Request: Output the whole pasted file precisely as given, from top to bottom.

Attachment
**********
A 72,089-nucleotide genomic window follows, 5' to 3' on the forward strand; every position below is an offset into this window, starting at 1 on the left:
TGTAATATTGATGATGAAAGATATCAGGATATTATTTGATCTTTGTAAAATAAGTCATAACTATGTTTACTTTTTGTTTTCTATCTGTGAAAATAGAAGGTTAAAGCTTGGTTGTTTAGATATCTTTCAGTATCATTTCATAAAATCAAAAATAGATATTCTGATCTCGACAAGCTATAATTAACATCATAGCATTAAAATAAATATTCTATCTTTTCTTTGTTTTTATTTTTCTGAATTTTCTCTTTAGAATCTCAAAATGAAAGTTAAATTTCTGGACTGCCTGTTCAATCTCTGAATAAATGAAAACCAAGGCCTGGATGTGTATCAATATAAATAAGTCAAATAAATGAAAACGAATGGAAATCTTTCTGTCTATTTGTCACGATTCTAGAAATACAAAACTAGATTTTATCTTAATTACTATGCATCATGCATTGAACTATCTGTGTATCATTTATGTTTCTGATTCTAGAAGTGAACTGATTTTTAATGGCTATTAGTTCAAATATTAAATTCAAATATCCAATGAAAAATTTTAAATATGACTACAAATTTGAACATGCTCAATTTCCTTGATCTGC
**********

A 72,089-nucleotide genomic window follows, 5' to 3' on the forward strand; every position below is an offset into this window, starting at 1 on the left:
TGTAATATTGATGATGAAAGATATCAGGATATTATTTGATCTTTGTAAAATAAGTCATAACTATGTTTACTTTTTGTTTTCTATCTGTGAAAATAGAAGGTTAAAGCTTGGTTGTTTAGATATCTTTCAGTATCATTTCATAAAATCAAAAATAGATATTCTGATCTCGACAAGCTATAATTAACATCATAGCATTAAAATAAATATTCTATCTTTTCTTTGTTTTTATTTTTCTGAATTTTCTCTTTAGAATCTCAAAATGAAAGTTAAATTTCTGGACTGCCTGTTCAATCTCTGAATAAATGAAAACCAAGGCCTGGATGTGTATCAATATAAATAAGTCAAATAAATGAAAACGAATGGAAATCTTTCTGTCTATTTGTCACGATTCTAGAAATACAAAACTAGATTTTATCTTAATTACTATGCATCATGCATTGAACTATCTGTGTATCATTTATGTTTCTGATTCTAGAAGTGAACTGATTTTTAATGGCTATTAGTTCAAATATTAAATTCAAATATCCAATGAAAAATTTTAAATATGACTACAAATTTGAACATGCTCAATTTCCTTGATCTGC